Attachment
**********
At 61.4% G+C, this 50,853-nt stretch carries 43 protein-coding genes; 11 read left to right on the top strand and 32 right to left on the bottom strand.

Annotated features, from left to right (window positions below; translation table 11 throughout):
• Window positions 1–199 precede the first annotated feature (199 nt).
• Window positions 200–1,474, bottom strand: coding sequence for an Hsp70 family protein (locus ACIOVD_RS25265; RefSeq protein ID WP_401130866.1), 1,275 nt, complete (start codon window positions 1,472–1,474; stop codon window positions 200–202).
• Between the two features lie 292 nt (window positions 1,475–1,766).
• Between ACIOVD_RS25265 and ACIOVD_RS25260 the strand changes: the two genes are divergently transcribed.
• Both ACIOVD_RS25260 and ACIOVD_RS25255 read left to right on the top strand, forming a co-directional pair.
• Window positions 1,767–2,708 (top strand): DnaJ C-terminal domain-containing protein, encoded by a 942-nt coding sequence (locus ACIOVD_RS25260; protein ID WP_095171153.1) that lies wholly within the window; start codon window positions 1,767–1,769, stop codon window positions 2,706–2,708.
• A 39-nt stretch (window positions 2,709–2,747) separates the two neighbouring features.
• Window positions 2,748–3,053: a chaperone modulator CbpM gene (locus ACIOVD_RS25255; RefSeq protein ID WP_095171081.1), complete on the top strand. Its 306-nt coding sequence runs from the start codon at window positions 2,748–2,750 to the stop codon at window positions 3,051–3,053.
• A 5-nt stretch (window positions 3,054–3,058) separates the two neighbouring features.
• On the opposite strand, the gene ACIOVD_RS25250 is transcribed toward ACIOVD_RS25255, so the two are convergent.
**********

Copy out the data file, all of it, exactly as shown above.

At 61.4% G+C, this 50,853-nt stretch carries 43 protein-coding genes; 11 read left to right on the top strand and 32 right to left on the bottom strand.

Annotated features, from left to right (window positions below; translation table 11 throughout):
• Window positions 1–199 precede the first annotated feature (199 nt).
• Window positions 200–1,474, bottom strand: coding sequence for an Hsp70 family protein (locus ACIOVD_RS25265; RefSeq protein ID WP_401130866.1), 1,275 nt, complete (start codon window positions 1,472–1,474; stop codon window positions 200–202).
• Between the two features lie 292 nt (window positions 1,475–1,766).
• Between ACIOVD_RS25265 and ACIOVD_RS25260 the strand changes: the two genes are divergently transcribed.
• Both ACIOVD_RS25260 and ACIOVD_RS25255 read left to right on the top strand, forming a co-directional pair.
• Window positions 1,767–2,708 (top strand): DnaJ C-terminal domain-containing protein, encoded by a 942-nt coding sequence (locus ACIOVD_RS25260; protein ID WP_095171153.1) that lies wholly within the window; start codon window positions 1,767–1,769, stop codon window positions 2,706–2,708.
• A 39-nt stretch (window positions 2,709–2,747) separates the two neighbouring features.
• Window positions 2,748–3,053: a chaperone modulator CbpM gene (locus ACIOVD_RS25255; RefSeq protein ID WP_095171081.1), complete on the top strand. Its 306-nt coding sequence runs from the start codon at window positions 2,748–2,750 to the stop codon at window positions 3,051–3,053.
• A 5-nt stretch (window positions 3,054–3,058) separates the two neighbouring features.
• On the opposite strand, the gene ACIOVD_RS25250 is transcribed toward ACIOVD_RS25255, so the two are convergent.